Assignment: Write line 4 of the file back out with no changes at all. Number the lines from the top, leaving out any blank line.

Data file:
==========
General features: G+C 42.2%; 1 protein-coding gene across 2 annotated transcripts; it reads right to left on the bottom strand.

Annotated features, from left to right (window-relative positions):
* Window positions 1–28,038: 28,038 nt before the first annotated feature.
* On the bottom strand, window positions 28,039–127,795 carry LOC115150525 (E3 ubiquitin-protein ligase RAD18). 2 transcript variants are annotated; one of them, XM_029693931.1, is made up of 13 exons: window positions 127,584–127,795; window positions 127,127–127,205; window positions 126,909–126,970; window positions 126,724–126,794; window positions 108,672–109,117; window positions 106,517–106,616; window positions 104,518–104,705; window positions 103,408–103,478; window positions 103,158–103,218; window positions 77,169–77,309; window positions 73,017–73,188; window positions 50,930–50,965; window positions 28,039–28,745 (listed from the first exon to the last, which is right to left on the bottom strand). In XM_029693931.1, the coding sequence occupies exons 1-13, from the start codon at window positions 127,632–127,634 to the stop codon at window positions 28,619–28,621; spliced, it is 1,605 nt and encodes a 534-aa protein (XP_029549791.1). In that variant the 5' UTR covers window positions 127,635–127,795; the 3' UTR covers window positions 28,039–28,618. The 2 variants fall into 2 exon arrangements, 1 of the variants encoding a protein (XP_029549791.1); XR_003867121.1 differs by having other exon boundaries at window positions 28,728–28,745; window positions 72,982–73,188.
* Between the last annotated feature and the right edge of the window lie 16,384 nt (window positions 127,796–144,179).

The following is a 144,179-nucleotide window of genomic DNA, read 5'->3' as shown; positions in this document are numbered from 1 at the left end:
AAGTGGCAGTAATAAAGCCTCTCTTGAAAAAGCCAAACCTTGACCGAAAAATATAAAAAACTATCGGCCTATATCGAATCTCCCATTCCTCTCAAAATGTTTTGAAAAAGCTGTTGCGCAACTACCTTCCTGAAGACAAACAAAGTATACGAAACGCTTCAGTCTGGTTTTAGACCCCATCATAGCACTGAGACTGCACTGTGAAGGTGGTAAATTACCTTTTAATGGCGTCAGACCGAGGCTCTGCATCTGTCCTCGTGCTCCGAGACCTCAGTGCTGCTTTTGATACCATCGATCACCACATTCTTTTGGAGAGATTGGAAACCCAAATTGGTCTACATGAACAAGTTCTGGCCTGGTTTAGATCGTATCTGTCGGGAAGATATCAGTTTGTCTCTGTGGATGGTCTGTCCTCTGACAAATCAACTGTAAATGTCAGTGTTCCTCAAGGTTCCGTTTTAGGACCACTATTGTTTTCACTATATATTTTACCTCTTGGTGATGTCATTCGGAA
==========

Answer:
* On the bottom strand, window positions 28,039–127,795 carry LOC115150525 (E3 ubiquitin-protein ligase RAD18). 2 transcript variants are annotated; one of them, XM_029693931.1, is made up of 13 exons: window positions 127,584–127,795; window positions 127,127–127,205; window positions 126,909–126,970; window positions 126,724–126,794; window positions 108,672–109,117; window positions 106,517–106,616; window positions 104,518–104,705; window positions 103,408–103,478; window positions 103,158–103,218; window positions 77,169–77,309; window positions 73,017–73,188; window positions 50,930–50,965; window positions 28,039–28,745 (listed from the first exon to the last, which is right to left on the bottom strand). In XM_029693931.1, the coding sequence occupies exons 1-13, from the start codon at window positions 127,632–127,634 to the stop codon at window positions 28,619–28,621; spliced, it is 1,605 nt and encodes a 534-aa protein (XP_029549791.1). In that variant the 5' UTR covers window positions 127,635–127,795; the 3' UTR covers window positions 28,039–28,618. The 2 variants fall into 2 exon arrangements, 1 of the variants encoding a protein (XP_029549791.1); XR_003867121.1 differs by having other exon boundaries at window positions 28,728–28,745; window positions 72,982–73,188.